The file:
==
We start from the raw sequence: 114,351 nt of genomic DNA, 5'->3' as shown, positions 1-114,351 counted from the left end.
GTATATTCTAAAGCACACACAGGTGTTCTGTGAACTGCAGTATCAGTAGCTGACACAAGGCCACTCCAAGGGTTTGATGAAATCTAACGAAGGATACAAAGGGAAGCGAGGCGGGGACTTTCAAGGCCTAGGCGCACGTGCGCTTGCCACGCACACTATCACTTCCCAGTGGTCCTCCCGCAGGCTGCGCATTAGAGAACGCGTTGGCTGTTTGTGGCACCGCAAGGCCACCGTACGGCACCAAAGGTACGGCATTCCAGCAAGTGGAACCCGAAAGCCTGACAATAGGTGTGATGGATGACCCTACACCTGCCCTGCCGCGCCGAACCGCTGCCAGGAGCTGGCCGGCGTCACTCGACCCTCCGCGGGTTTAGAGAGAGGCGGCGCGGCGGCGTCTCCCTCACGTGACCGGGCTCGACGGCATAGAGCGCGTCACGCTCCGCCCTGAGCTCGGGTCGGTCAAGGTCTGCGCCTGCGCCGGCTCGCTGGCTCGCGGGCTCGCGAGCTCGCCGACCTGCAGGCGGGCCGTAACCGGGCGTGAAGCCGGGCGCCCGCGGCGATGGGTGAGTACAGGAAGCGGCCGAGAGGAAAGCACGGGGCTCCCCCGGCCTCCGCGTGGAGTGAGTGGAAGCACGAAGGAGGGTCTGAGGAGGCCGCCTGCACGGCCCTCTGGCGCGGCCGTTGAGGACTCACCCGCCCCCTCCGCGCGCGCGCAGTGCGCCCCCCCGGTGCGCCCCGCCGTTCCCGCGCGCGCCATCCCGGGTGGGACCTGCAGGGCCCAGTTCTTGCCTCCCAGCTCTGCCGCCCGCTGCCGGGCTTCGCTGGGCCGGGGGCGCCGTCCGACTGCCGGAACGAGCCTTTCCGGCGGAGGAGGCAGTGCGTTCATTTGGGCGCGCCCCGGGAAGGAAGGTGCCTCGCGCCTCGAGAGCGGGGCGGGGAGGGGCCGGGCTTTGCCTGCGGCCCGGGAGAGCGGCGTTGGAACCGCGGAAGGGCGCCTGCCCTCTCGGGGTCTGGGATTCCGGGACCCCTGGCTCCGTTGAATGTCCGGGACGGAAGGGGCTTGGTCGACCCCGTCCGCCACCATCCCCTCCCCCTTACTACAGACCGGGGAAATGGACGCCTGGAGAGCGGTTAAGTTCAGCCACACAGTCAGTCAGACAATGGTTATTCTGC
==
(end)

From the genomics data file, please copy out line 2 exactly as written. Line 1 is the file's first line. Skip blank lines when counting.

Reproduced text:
GTATATTCTAAAGCACACACAGGTGTTCTGTGAACTGCAGTATCAGTAGCTGACACAAGGCCACTCCAAGGGTTTGATGAAATCTAACGAAGGATACAAAGGGAAGCGAGGCGGGGACTTTCAAGGCCTAGGCGCACGTGCGCTTGCCACGCACACTATCACTTCCCAGTGGTCCTCCCGCAGGCTGCGCATTAGAGAACGCGTTGGCTGTTTGTGGCACCGCAAGGCCACCGTACGGCACCAAAGGTACGGCATTCCAGCAAGTGGAACCCGAAAGCCTGACAATAGGTGTGATGGATGACCCTACACCTGCCCTGCCGCGCCGAACCGCTGCCAGGAGCTGGCCGGCGTCACTCGACCCTCCGCGGGTTTAGAGAGAGGCGGCGCGGCGGCGTCTCCCTCACGTGACCGGGCTCGACGGCATAGAGCGCGTCACGCTCCGCCCTGAGCTCGGGTCGGTCAAGGTCTGCGCCTGCGCCGGCTCGCTGGCTCGCGGGCTCGCGAGCTCGCCGACCTGCAGGCGGGCCGTAACCGGGCGTGAAGCCGGGCGCCCGCGGCGATGGGTGAGTACAGGAAGCGGCCGAGAGGAAAGCACGGGGCTCCCCCGGCCTCCGCGTGGAGTGAGTGGAAGCACGAAGGAGGGTCTGAGGAGGCCGCCTGCACGGCCCTCTGGCGCGGCCGTTGAGGACTCACCCGCCCCCTCCGCGCGCGCGCAGTGCGCCCCCCCGGTGCGCCCCGCCGTTCCCGCGCGCGCCATCCCGGGTGGGACCTGCAGGGCCCAGTTCTTGCCTCCCAGCTCTGCCGCCCGCTGCCGGGCTTCGCTGGGCCGGGGGCGCCGTCCGACTGCCGGAACGAGCCTTTCCGGCGGAGGAGGCAGTGCGTTCATTTGGGCGCGCCCCGGGAAGGAAGGTGCCTCGCGCCTCGAGAGCGGGGCGGGGAGGGGCCGGGCTTTGCCTGCGGCCCGGGAGAGCGGCGTTGGAACCGCGGAAGGGCGCCTGCCCTCTCGGGGTCTGGGATTCCGGGACCCCTGGCTCCGTTGAATGTCCGGGACGGAAGGGGCTTGGTCGACCCCGTCCGCCACCATCCCCTCCCCCTTACTACAGACCGGGGAAATGGACGCCTGGAGAGCGGTTAAGTTCAGCCACACAGTCAGTCAGACAATGGTTATTCTGC